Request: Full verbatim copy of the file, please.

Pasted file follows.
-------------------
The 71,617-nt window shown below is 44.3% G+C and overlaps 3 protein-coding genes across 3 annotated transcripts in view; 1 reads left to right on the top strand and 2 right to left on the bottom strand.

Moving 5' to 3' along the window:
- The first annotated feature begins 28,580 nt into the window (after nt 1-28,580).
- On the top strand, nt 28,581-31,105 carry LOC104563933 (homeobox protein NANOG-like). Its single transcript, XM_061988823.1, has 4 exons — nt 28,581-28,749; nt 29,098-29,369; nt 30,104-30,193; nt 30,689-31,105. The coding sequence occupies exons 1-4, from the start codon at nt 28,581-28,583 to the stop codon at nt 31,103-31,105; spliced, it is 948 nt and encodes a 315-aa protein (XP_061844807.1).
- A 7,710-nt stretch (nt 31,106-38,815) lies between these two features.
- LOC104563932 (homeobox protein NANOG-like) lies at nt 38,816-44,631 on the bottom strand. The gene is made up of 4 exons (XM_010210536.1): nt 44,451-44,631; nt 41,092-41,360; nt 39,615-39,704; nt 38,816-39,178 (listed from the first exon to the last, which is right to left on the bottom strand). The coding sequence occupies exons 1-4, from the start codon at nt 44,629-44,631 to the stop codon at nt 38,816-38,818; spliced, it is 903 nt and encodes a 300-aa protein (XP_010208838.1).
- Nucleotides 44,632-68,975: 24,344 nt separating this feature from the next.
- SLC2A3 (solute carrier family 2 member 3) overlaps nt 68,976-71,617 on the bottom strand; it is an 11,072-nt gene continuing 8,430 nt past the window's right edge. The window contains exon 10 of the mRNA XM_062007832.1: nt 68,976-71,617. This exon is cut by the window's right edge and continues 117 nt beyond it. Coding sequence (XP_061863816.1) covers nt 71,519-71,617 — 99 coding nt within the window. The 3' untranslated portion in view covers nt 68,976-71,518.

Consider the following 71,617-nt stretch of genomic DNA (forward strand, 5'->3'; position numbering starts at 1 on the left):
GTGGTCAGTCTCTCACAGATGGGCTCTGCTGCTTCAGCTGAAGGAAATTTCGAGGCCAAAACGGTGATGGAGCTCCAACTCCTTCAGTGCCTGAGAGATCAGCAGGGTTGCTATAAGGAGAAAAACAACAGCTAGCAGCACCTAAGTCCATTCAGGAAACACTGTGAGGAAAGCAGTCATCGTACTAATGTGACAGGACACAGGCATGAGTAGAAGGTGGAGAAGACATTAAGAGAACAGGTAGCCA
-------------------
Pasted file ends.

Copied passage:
The 71,617-nt window shown below is 44.3% G+C and overlaps 3 protein-coding genes across 3 annotated transcripts in view; 1 reads left to right on the top strand and 2 right to left on the bottom strand.

Moving 5' to 3' along the window:
- The first annotated feature begins 28,580 nt into the window (after nt 1-28,580).
- On the top strand, nt 28,581-31,105 carry LOC104563933 (homeobox protein NANOG-like). Its single transcript, XM_061988823.1, has 4 exons — nt 28,581-28,749; nt 29,098-29,369; nt 30,104-30,193; nt 30,689-31,105. The coding sequence occupies exons 1-4, from the start codon at nt 28,581-28,583 to the stop codon at nt 31,103-31,105; spliced, it is 948 nt and encodes a 315-aa protein (XP_061844807.1).
- A 7,710-nt stretch (nt 31,106-38,815) lies between these two features.
- LOC104563932 (homeobox protein NANOG-like) lies at nt 38,816-44,631 on the bottom strand. The gene is made up of 4 exons (XM_010210536.1): nt 44,451-44,631; nt 41,092-41,360; nt 39,615-39,704; nt 38,816-39,178 (listed from the first exon to the last, which is right to left on the bottom strand). The coding sequence occupies exons 1-4, from the start codon at nt 44,629-44,631 to the stop codon at nt 38,816-38,818; spliced, it is 903 nt and encodes a 300-aa protein (XP_010208838.1).
- Nucleotides 44,632-68,975: 24,344 nt separating this feature from the next.
- SLC2A3 (solute carrier family 2 member 3) overlaps nt 68,976-71,617 on the bottom strand; it is an 11,072-nt gene continuing 8,430 nt past the window's right edge. The window contains exon 10 of the mRNA XM_062007832.1: nt 68,976-71,617. This exon is cut by the window's right edge and continues 117 nt beyond it. Coding sequence (XP_061863816.1) covers nt 71,519-71,617 — 99 coding nt within the window. The 3' untranslated portion in view covers nt 68,976-71,518.

Consider the following 71,617-nt stretch of genomic DNA (forward strand, 5'->3'; position numbering starts at 1 on the left):
GTGGTCAGTCTCTCACAGATGGGCTCTGCTGCTTCAGCTGAAGGAAATTTCGAGGCCAAAACGGTGATGGAGCTCCAACTCCTTCAGTGCCTGAGAGATCAGCAGGGTTGCTATAAGGAGAAAAACAACAGCTAGCAGCACCTAAGTCCATTCAGGAAACACTGTGAGGAAAGCAGTCATCGTACTAATGTGACAGGACACAGGCATGAGTAGAAGGTGGAGAAGACATTAAGAGAACAGGTAGCCA